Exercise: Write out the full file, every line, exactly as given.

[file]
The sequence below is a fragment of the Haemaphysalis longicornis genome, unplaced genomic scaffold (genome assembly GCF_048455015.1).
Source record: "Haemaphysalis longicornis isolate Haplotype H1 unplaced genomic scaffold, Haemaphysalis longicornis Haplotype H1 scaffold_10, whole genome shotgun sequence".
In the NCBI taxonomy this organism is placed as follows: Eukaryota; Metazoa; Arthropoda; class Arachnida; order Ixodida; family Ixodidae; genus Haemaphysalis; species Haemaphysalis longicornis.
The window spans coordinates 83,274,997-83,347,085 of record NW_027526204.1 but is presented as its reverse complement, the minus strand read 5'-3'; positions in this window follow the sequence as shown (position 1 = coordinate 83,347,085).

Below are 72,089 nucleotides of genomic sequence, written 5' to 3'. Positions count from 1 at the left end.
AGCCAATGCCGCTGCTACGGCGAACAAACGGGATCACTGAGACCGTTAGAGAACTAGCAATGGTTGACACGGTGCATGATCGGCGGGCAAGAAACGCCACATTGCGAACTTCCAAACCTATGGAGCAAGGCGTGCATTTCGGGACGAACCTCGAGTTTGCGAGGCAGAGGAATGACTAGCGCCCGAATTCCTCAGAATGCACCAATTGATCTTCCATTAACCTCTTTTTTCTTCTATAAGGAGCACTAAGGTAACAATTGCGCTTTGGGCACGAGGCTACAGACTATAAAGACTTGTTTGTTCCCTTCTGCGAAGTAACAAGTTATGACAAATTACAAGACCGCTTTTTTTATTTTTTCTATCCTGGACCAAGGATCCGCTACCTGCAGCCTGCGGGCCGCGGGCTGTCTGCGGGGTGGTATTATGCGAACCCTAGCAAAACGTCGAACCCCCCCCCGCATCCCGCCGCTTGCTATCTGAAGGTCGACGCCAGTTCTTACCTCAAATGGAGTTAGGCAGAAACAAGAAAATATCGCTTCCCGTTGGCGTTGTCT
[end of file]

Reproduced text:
The sequence below is a fragment of the Haemaphysalis longicornis genome, unplaced genomic scaffold (genome assembly GCF_048455015.1).
Source record: "Haemaphysalis longicornis isolate Haplotype H1 unplaced genomic scaffold, Haemaphysalis longicornis Haplotype H1 scaffold_10, whole genome shotgun sequence".
In the NCBI taxonomy this organism is placed as follows: Eukaryota; Metazoa; Arthropoda; class Arachnida; order Ixodida; family Ixodidae; genus Haemaphysalis; species Haemaphysalis longicornis.
The window spans coordinates 83,274,997-83,347,085 of record NW_027526204.1 but is presented as its reverse complement, the minus strand read 5'-3'; positions in this window follow the sequence as shown (position 1 = coordinate 83,347,085).

Below are 72,089 nucleotides of genomic sequence, written 5' to 3'. Positions count from 1 at the left end.
AGCCAATGCCGCTGCTACGGCGAACAAACGGGATCACTGAGACCGTTAGAGAACTAGCAATGGTTGACACGGTGCATGATCGGCGGGCAAGAAACGCCACATTGCGAACTTCCAAACCTATGGAGCAAGGCGTGCATTTCGGGACGAACCTCGAGTTTGCGAGGCAGAGGAATGACTAGCGCCCGAATTCCTCAGAATGCACCAATTGATCTTCCATTAACCTCTTTTTTCTTCTATAAGGAGCACTAAGGTAACAATTGCGCTTTGGGCACGAGGCTACAGACTATAAAGACTTGTTTGTTCCCTTCTGCGAAGTAACAAGTTATGACAAATTACAAGACCGCTTTTTTTATTTTTTCTATCCTGGACCAAGGATCCGCTACCTGCAGCCTGCGGGCCGCGGGCTGTCTGCGGGGTGGTATTATGCGAACCCTAGCAAAACGTCGAACCCCCCCCCGCATCCCGCCGCTTGCTATCTGAAGGTCGACGCCAGTTCTTACCTCAAATGGAGTTAGGCAGAAACAAGAAAATATCGCTTCCCGTTGGCGTTGTCT